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Types of Bipolar Disorder

Reviewed by: HU Medical Review Board | Last reviewed: August 2023

Everyone has mood swings. But people with bipolar disorder (BPD) have such extreme mood swings that it impacts their ability to think clearly, work, go to school, or socialize with others.1

BPD is a common mental health condition. It was once known as manic depression or manic-depressive illness.2

There are 3 main types of BPD:1

  • Bipolar 1 disorder (BD-I), in which a person swings between very high moods (mania) and very low moods (major depression)
  • Bipolar 2 disorder (BD-II), in which a person has both mild highs (hypomania) and major depression
  • Cyclothymic disorder, in which the person cycles between hypomania and mild depression

There also are types of BPD that do not fit any of the categories above. Doctors call these other specified or unspecified bipolar and related disorders. These conditions may be caused by prescription or illegal drugs, alcohol misuse, or a medical condition.1

Bipolar 1 disorder

To be diagnosed with bipolar type 1, a person must have had at least 1 manic episode that lasted at least 7 days. A period of hypomania or major depression may come before or follow the manic episode.3

During a manic episode, a person may have an unusually and consistently high mood. Or they be irritable most of the day. They also have unusually high energy compared to their typical energy levels. Most people with bipolar 1 also experience bouts of major depression in addition to mania. “Rapid cycling” is the term for having 4 or more episodes of mania or depression per year.1,3

Mania may look different depending on the person, but some examples include:3

  • An inflated sense of self or grandiosity
  • Feeling rested after very short bouts of sleep
  • Loud, rapid talking, or inability to stop talking
  • Hostile or angry tirades, especially if interrupted
  • Speech that is disorganized or difficult to understand
  • Racing thoughts
  • Being easily distracted by unimportant things
  • Starting multiple, unrealistic projects, often with no expertise in those areas
  • Going for several days with little to no sleep
  • Restlessness or pacing
  • Increased sex drive, sociability, or religious activities
  • Poor judgment that leads to reckless activities such as gambling, giving away possessions, unsafe sexual encounters, or unwise investments

People in a manic state often think they are fine and do not need treatment. They may cycle quickly between depression and anger. They may demonstrate strange behaviors including delusions or believing things that are not true, suicidal thoughts or actions, poor judgment, and other behaviors that are outside of their day to day. A hospital stay may be needed to treat the physical effects of their mania or to prevent self-harm.3

Bipolar 2 disorder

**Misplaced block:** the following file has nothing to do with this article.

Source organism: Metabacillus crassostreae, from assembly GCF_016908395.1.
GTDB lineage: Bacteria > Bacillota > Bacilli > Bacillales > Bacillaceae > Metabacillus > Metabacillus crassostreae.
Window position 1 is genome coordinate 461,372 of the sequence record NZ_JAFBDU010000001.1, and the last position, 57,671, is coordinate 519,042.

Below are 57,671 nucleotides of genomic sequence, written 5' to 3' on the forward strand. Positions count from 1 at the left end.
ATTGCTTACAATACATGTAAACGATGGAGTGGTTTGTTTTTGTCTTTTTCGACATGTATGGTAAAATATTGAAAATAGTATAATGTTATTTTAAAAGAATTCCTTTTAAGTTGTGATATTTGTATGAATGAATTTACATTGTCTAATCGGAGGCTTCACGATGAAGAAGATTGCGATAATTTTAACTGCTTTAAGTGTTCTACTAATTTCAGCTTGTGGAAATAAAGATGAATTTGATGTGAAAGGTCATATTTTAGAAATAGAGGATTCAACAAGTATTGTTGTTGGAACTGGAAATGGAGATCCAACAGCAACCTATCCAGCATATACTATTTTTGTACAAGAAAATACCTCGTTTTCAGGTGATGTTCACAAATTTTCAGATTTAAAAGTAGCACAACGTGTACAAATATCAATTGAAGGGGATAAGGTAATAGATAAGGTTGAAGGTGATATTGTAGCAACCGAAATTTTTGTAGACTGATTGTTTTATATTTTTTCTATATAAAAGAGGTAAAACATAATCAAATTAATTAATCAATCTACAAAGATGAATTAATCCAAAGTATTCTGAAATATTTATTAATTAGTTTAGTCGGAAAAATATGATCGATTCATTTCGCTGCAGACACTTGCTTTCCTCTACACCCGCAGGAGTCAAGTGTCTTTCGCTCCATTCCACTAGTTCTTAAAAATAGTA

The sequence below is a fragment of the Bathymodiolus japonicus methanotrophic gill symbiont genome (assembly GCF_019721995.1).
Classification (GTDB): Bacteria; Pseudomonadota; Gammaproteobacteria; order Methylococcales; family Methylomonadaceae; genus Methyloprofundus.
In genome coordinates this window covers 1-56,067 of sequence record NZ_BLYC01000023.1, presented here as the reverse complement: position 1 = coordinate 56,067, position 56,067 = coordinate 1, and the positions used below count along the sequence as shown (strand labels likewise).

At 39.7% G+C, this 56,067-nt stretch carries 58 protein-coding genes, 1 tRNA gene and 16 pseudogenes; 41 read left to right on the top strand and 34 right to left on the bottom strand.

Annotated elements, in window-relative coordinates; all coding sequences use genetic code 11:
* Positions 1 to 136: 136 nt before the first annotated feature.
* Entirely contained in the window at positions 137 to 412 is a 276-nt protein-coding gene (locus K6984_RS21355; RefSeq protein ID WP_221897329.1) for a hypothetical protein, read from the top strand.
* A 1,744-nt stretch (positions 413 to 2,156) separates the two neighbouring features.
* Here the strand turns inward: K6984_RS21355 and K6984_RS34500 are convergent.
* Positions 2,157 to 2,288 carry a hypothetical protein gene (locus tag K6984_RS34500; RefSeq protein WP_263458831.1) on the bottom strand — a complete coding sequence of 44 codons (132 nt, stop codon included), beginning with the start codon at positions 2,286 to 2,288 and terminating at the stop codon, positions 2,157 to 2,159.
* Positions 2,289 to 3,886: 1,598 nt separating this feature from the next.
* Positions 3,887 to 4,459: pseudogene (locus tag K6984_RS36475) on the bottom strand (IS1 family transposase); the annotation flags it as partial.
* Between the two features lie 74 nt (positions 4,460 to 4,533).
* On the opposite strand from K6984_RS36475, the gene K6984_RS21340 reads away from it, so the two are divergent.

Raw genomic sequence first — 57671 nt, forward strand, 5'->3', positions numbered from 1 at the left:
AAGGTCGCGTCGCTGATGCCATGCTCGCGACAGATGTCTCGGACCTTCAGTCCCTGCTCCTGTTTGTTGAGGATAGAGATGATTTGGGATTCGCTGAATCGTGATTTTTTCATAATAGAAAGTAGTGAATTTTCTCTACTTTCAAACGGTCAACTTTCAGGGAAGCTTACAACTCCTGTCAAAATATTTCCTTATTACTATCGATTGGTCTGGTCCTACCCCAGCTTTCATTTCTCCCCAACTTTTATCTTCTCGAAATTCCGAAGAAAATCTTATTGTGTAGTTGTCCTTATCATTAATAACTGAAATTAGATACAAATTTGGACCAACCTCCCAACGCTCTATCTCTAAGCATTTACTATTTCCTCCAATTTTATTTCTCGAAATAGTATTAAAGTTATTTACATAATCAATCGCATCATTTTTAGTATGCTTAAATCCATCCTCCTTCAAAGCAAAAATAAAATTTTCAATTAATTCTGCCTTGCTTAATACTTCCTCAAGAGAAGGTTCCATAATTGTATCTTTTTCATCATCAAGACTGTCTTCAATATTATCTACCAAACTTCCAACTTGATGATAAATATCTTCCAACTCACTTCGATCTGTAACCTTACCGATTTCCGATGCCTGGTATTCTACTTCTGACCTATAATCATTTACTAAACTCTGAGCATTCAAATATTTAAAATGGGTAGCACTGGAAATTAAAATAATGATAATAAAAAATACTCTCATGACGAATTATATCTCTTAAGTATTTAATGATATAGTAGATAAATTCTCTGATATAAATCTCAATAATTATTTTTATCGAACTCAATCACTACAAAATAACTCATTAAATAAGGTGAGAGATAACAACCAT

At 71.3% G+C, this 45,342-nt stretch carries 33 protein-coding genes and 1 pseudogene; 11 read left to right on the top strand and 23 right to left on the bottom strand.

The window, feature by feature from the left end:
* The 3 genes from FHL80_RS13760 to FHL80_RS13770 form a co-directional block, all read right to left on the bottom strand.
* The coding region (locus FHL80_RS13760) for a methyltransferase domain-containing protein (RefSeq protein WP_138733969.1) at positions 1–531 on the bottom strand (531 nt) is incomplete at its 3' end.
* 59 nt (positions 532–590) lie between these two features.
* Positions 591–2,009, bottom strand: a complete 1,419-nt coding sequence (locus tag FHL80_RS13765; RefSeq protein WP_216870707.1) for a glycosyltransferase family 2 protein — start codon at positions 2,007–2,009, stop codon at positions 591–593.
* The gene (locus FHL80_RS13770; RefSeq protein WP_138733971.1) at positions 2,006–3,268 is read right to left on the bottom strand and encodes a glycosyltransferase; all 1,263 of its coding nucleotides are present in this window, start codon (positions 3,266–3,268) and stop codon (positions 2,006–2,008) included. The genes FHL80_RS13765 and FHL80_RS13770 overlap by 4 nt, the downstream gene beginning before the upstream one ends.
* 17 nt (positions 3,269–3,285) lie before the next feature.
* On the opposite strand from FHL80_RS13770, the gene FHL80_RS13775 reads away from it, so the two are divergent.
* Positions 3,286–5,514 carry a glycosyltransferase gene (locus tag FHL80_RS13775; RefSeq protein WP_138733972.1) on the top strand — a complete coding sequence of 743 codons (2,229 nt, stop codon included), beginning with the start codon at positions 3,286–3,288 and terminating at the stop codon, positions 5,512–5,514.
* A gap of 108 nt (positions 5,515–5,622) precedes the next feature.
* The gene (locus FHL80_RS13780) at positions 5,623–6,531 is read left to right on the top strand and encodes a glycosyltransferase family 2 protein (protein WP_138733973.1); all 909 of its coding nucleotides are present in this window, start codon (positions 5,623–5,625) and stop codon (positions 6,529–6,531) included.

Bipolar 2 disorder was once thought to be a less serious form of bipolar 1. But doctors now believe it is an equally serious condition because it increases a person’s risk of attempting and completing suicide.3

To be diagnosed with bipolar 2 disorder, a person must have had at least 1 episode of major depression and at least 1 episode of hypomania (but not mania).3

Hypomania is a less severe form of mania. Here, a person may feel very good and be more active than usual. But they are not able to maintain their regular daily life. They may feel that nothing is wrong, but their loved ones may notice a difference.2

Cyclothymic disorder

Cyclothymic disorder is also known as cyclothymia. To be diagnosed with cyclothymic disorder, a person must cycle between hypomania and depression without ever having mania or major depression. The difference is how severe the symptoms are and how long they last. The cycles must last for at least 2 years in adults and 1 year in children.3

Other types of bipolar disorder

Some people have symptoms that do not fit the categories of bipolar 1, bipolar 2, or cyclothymia. These people may be diagnosed with other specified or unspecified bipolar or related disorders.3

Some prescribed drugs and medical conditions can cause symptoms that look like mania. In this case, a person may be diagnosed with substance-induced bipolar and related disorder. Misuse of alcohol or drugs is another possible cause of mania-like symptoms. In this case, the diagnosis may be bipolar and related disorder due to another medical condition.3

Often, people with bipolar 1 also have other mental health conditions. Some common examples are:3

  • Anxiety
  • Alcohol or other substance use disorder
  • ADHD (attention-deficit/hyperactivity disorder)

It is very common for people with BP to have mental or physical conditions that can cause mania and depression or make it worse. For that reason, an accurate diagnosis is key to getting the right treatment.1

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